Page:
LONDON (Reuters) - Trafigura expects another strong trading performance in its financial year that began on Oct. 1 and one of the global commodities trader’s main aims will be to make newly acquired zinc firm Nyrstar profitable, the chief financial officer said.
Despite stellar trading figures in the year that ended on Sept. 30, particularly from its oil business, Trafigura still reported its lowest annual net profit in almost a decade after a string of losses in its physical asset portfolio.
“We’ve had probably our strongest start to our financial year from a trading perspective, with a special mention to oil again,” Christophe Salmon said of the outlook to the new year.
“If I had to mention one example it’s freight and chartering. There’s a lot going on with the IMO change and other external events,” he told Reuters after the firm published results for its 2019 financial year.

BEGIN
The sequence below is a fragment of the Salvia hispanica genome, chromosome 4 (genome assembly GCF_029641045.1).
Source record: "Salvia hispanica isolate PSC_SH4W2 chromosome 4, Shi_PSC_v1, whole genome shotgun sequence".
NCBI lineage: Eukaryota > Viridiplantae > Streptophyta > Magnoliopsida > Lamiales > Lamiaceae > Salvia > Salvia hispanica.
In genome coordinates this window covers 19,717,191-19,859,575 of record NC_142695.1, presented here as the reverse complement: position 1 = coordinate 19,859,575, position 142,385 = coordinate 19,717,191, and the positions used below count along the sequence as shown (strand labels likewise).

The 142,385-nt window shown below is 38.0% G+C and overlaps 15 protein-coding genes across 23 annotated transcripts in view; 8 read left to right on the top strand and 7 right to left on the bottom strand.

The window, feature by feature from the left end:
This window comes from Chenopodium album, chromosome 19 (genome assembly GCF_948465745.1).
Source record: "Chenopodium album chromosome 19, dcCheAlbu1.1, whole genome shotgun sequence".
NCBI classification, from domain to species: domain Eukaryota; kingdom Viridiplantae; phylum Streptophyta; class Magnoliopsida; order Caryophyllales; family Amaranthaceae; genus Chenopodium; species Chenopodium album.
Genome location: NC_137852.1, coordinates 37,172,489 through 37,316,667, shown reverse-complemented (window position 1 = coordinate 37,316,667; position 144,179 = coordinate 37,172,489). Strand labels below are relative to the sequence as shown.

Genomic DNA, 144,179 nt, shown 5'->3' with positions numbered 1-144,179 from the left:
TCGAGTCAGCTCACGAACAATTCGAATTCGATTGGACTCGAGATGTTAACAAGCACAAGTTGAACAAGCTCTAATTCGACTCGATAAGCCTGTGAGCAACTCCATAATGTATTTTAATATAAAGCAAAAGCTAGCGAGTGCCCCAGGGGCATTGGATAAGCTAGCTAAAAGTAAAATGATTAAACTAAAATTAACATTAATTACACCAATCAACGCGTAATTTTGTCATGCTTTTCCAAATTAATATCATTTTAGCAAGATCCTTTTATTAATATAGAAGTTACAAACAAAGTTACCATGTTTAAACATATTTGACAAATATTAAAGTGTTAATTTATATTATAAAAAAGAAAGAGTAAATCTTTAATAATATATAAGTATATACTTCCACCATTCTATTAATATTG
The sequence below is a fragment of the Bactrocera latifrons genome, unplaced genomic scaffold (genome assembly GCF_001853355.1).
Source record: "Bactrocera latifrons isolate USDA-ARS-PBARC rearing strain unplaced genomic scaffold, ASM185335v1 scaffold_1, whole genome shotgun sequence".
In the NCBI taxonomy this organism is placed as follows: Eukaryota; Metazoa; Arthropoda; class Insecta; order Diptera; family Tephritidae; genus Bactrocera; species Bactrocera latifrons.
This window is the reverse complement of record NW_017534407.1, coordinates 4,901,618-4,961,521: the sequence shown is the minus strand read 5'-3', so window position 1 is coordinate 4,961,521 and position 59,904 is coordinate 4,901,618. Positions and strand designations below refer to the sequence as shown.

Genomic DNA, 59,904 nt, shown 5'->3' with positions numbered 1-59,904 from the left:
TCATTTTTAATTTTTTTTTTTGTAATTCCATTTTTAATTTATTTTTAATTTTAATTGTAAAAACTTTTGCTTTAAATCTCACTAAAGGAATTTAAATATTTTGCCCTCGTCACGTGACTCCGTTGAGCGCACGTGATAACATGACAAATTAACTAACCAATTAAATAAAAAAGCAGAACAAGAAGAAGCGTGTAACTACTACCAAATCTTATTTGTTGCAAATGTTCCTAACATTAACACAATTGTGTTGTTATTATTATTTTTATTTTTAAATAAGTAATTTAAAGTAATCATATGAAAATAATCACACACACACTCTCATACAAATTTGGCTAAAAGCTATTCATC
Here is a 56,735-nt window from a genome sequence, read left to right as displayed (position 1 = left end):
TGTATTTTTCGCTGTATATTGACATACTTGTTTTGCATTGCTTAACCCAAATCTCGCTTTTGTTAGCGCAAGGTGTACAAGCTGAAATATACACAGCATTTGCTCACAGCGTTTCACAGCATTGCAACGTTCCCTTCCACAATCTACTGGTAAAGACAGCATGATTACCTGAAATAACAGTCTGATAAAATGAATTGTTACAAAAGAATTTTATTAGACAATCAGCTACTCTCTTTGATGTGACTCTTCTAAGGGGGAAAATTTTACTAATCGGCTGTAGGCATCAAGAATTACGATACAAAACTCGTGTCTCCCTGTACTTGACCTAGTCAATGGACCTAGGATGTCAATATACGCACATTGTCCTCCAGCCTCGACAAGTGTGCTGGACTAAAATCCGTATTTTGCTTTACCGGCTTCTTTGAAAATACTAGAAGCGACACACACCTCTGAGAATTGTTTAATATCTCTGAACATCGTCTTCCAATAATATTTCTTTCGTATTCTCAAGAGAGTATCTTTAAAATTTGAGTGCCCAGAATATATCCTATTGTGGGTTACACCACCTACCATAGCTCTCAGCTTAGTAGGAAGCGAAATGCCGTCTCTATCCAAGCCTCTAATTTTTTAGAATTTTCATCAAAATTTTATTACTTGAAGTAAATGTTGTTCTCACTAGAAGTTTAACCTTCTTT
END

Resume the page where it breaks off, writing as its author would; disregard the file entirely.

New International Maritime Organization (IMO) rules, referred to as IMO 2020, aim to stop ships from using fuels containing more than 0.5% sulphur unless they are equipped with exhaust-cleaning systems known as scrubbers.
Last year, Trafigura’s stellar 2019 trading results were bogged down by losses in some of its related firms, such as its Belgium-based zinc producer Nyrstar.
“The big task for us in 2020 is to make sure that we deliver on the turnaround of Nyrstar,” he said, after Trafigura took control of the firm in July at the end of a restructuring.
Salmon said the firm’s decision to lower its 2019 dividends followed talks with staff, partners and banks. He said it aimed to boost equity and reduce its adjusted debt to equity ratio.
The firm redeemed a perpetual bond in February and issued a fresh one for Nyrstar to boost the company’s equity.
Its downstream and retail arm Puma Energy posted significant losses but was being overhauled by a new chief executive, who has said she plans for divestments and deleveraging the company.
“I would not put Puma in the category as a positive contributor next year. If they do well, they will be back to flat profitability,” Salmon said, adding Puma’s Australian unit, which has been a drag on the firm, was expected to be sold in the next two months.
(This story fixes typo in para 10)
Reporting by Julia Payne; Editing by Jon Boyle and Edmund Blair
Our Standards: The Thomson Reuters Trust Principles.